On this page are the answers to some of the questions that new clients most often have. The answers to these questions should help you to understand a bit more about what planning you might want, and what issues are involved. Use the links below to jump to the sections you are interested in. Please bear in mind that your situation should always be specifically evaluated for your particular details and preferences. These answers are for informational purposes only and do not constitute legal advice.
+ What happens if I die without a will?
If you die without a will, then the law considers you to have died "intestate," and the laws of intestacy say what will happen to your assets and how. Essentially, intestacy laws are the State's way of taking a guess at how you want to distribute your assets and who you would want to be in charge of the process. Those laws basically boil down to saying that your next of kin will inherit from you, but it can be very complicated to determine who those next of kin are and what percentages they are entitled to inherit, especially if you are not survived by a spouse or children, or you have children from a relationship with someone other than your spouse. The best way to remove any doubts about what will happen with your assets when you've died is to create a comprehensive estate plan.
+ Do I need a revocable living trust?
Not necessarily. A revocable living trust is a very useful tool for achieving one specific purpose: avoiding probate. Avoiding probate makes it easier for your survivors to transfer your assets after you've died, and it is great to avoid the costs associated with probate. A revocable living trust simplifies things for those you've left behind, and there should be no need for them to go to court to wrap up your affairs. But to accomplish that, you have to create a more detailed and involved plan now—a level of planning that not everyone needs. You can learn more about probate in the next section on this page, or feel free to come in and chat with Tom about the specifics.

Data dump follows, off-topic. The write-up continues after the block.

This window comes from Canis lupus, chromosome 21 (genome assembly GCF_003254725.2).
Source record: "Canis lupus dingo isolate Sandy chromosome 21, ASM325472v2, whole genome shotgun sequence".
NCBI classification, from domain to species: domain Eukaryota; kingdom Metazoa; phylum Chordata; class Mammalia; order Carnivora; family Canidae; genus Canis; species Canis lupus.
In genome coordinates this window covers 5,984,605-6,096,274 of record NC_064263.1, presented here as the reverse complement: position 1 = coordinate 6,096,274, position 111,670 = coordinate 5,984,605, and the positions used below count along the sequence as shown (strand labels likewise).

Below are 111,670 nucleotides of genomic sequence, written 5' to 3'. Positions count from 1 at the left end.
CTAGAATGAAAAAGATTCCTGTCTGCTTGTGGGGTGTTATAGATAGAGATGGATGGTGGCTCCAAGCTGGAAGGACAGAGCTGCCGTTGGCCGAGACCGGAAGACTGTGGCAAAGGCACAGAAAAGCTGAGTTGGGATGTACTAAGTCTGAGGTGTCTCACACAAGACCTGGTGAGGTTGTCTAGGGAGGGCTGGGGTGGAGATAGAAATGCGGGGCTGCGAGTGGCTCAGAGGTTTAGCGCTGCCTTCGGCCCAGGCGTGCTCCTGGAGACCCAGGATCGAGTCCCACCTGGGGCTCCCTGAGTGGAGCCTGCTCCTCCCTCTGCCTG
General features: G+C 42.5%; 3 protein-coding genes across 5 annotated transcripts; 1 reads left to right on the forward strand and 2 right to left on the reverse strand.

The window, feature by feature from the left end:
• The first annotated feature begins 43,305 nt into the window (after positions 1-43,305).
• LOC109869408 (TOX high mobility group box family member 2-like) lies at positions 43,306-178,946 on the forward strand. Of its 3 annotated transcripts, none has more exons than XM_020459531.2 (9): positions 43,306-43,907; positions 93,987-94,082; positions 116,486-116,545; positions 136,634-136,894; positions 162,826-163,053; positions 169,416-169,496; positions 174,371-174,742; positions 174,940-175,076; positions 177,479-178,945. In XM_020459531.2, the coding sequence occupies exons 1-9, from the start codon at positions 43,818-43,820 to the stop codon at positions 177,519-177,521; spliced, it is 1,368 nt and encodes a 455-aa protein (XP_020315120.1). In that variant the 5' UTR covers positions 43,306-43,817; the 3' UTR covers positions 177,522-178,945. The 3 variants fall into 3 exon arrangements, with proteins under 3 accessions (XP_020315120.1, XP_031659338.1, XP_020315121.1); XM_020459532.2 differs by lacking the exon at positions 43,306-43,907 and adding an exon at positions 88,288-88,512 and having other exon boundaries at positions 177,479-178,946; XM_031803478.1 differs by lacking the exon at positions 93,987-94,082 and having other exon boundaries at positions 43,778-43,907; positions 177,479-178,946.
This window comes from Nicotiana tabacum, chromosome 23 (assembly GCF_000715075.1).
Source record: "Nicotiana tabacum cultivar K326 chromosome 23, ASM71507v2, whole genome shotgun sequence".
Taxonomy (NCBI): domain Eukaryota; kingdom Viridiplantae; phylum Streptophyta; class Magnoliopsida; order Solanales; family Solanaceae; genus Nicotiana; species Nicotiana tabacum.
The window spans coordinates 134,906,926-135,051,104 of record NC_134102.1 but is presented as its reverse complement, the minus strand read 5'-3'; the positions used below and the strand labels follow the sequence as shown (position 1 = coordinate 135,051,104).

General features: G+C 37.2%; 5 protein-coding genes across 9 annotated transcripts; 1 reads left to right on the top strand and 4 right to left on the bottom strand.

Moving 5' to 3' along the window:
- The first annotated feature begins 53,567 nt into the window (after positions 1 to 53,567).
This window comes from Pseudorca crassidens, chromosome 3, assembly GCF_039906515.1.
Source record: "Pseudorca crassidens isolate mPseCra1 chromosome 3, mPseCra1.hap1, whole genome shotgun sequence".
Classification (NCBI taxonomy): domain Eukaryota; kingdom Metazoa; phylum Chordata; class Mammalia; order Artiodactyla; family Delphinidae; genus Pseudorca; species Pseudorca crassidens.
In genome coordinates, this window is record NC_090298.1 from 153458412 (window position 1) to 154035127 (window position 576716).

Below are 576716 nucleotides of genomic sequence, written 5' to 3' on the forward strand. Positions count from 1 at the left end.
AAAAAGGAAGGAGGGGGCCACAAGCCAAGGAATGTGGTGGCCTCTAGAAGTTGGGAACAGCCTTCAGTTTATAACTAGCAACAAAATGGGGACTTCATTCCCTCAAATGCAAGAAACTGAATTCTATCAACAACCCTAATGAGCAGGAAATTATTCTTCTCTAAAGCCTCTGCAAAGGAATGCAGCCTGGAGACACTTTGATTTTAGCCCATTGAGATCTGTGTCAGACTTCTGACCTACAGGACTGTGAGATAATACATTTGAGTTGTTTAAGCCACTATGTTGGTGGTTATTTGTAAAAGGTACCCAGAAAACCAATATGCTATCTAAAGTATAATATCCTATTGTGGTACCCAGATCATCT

+ Do I need a power of attorney?
You should have one, yes! A durable power of attorney is a document that you can use to designate one or more people to make decisions on your behalf if you become incapacitated. When it comes to health care, there are laws that grant your immediate family the authority to make decisions for you, but the law dictates the order of priority for who gets to make those decisions. If you want to deviate from that order, you'll need to designate your preferred order on a power of attorney. As for financial decisions, without a durable power of attorney, financial institutions are unlikely to even give your loved ones information about your assets, let alone make decisions regarding them. Having a joint account holder can be one way around this problem, but a durable power of attorney is a safer approach that also has fewer tax implications.
+ What is the difference between a power of attorney and a health care directive/living will/advance directive?
Health care directives, living wills (not to be confused with a last will and testament), and advance directives are all terms for documents that give you the opportunity to express your wishes regarding serious—usually end-of-life—health care situations. When you use a health care directive, you are expressing when you want to be taken off of life support, and can make other similar decisions. This can be helpful for your loved ones, who might struggle to make those decisions themselves. On the other hand, a durable power of attorney for health care says who can make decisions for you in less critical situations.
+ What is the estate tax, and how should I prepare for it?